Unlike the prevalent actions of internet phenoms who remove license plates from vehicles for video thumbnails or hoist recovered firearms above their heads for social media posts, the true professionals will never simply grab and bring bare evidence to the surface. Nor do they share their personal opinions to the public on cause-of-death factors in open cases involving the recovery of human remains.
“Whenever a body is found in the water, it becomes a cause-of-death investigation,” said Kevin Kemmerling, a DRI corporate instructor and a lieutenant and dive commander for the Tulare County, California, Sheriff’s Office. “There is a proliferation of self-proclaimed ‘professional’ search-and-recovery dive teams popping up across the country who use sensationalist and predatory tactics with victims’ family members to insert themselves into underwater crime scene investigations. These groups lack operational experience and training in industry standards and best practices, and they can ultimately create more emotional distress for victims’ families by giving out incorrect or false information about an active case.”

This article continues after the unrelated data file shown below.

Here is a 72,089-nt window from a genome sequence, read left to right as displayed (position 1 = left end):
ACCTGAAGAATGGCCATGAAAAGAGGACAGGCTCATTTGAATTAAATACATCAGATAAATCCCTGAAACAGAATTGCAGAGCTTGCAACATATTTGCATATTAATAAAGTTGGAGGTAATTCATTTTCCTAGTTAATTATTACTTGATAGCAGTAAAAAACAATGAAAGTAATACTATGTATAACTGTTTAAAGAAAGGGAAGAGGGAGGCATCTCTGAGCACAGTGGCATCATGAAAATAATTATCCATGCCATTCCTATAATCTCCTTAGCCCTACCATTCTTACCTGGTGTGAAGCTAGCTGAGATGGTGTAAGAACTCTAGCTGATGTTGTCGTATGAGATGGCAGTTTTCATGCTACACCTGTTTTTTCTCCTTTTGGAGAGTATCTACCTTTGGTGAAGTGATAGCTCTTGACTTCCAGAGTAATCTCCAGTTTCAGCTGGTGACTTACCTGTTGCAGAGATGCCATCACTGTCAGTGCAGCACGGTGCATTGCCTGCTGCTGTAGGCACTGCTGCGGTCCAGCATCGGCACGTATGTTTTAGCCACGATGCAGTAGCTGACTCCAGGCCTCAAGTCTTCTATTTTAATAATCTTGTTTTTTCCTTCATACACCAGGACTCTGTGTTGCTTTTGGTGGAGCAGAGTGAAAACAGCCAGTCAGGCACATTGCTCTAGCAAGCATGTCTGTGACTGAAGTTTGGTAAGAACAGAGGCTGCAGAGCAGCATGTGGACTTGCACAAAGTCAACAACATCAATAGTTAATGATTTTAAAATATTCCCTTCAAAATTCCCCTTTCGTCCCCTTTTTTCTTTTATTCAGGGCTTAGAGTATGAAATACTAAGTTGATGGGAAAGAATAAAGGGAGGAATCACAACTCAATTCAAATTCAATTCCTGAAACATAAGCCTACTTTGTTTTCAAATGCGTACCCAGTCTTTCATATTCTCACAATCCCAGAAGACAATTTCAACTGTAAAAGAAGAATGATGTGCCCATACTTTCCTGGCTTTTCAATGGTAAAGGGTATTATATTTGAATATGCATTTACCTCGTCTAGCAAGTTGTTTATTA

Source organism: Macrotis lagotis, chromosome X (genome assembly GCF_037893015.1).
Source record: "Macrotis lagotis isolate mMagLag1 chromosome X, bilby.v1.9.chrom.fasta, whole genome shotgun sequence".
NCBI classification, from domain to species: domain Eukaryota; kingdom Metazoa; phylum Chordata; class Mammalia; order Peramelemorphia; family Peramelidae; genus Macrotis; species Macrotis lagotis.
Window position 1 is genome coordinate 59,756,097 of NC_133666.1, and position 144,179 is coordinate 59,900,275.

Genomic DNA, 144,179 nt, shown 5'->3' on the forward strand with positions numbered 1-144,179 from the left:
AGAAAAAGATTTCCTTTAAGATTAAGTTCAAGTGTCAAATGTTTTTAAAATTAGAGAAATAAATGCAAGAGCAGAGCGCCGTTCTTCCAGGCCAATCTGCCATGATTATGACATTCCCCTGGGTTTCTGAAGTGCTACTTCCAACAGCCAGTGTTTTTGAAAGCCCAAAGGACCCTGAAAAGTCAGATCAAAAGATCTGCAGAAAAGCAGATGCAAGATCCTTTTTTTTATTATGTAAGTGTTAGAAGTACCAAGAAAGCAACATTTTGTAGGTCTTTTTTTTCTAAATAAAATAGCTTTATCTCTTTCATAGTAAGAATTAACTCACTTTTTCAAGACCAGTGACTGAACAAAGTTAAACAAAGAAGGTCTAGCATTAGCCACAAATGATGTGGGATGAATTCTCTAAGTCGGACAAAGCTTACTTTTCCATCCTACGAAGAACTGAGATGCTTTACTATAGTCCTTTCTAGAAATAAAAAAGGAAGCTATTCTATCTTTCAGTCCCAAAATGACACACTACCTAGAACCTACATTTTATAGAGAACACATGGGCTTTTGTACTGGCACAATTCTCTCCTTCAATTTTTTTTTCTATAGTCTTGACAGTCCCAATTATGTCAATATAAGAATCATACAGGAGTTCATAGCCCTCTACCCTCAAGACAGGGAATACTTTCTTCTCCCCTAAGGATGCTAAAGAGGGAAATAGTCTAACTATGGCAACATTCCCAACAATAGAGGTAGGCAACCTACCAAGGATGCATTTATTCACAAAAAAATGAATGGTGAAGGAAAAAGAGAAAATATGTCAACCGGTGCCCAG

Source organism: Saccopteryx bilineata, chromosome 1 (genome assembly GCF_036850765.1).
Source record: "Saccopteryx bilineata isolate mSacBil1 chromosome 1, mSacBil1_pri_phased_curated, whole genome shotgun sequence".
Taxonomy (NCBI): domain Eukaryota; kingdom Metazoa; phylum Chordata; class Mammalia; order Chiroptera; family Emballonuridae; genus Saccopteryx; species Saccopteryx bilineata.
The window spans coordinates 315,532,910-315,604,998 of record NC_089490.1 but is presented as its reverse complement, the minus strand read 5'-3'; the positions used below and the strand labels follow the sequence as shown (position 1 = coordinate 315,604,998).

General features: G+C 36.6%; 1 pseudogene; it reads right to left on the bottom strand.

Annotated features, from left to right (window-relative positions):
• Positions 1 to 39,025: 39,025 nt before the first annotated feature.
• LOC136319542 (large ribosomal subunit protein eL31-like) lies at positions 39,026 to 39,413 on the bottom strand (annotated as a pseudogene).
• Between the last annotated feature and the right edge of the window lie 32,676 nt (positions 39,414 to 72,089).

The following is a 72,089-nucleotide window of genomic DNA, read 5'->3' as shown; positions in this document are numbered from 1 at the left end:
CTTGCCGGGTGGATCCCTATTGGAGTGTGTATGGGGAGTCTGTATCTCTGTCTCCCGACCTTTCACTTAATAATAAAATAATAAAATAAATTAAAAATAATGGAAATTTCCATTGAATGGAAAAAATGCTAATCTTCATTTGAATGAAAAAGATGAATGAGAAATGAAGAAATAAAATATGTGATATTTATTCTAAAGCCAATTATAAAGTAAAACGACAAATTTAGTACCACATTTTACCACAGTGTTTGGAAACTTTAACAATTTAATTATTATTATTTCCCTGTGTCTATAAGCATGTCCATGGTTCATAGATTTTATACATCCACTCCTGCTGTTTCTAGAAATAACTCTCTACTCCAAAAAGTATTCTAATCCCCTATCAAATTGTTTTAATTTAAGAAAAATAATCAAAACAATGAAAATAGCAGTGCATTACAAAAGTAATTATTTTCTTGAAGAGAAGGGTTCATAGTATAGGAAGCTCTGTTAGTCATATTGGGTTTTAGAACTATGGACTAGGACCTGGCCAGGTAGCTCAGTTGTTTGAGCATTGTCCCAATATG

Recovery of deceased persons in water is among the most difficult tasks underwater crime scene investigators perform. An individual “at rest” in water can stay in motion. In general, after death a body settles and travels to the bottom. During its movement it may encounter wind at the surface and currents in the water column and at depth, which may continue to move the body. Due to postmortem decompositional changes, gas inside the body may cause it to become buoyant and ascend to the surface, leading to additional movement after further encountering site conditions.
After the body completes off-gassing, a final descent will occur. Depending on how long the victim was submerged, the entire body of water and water column within it could be subject to search.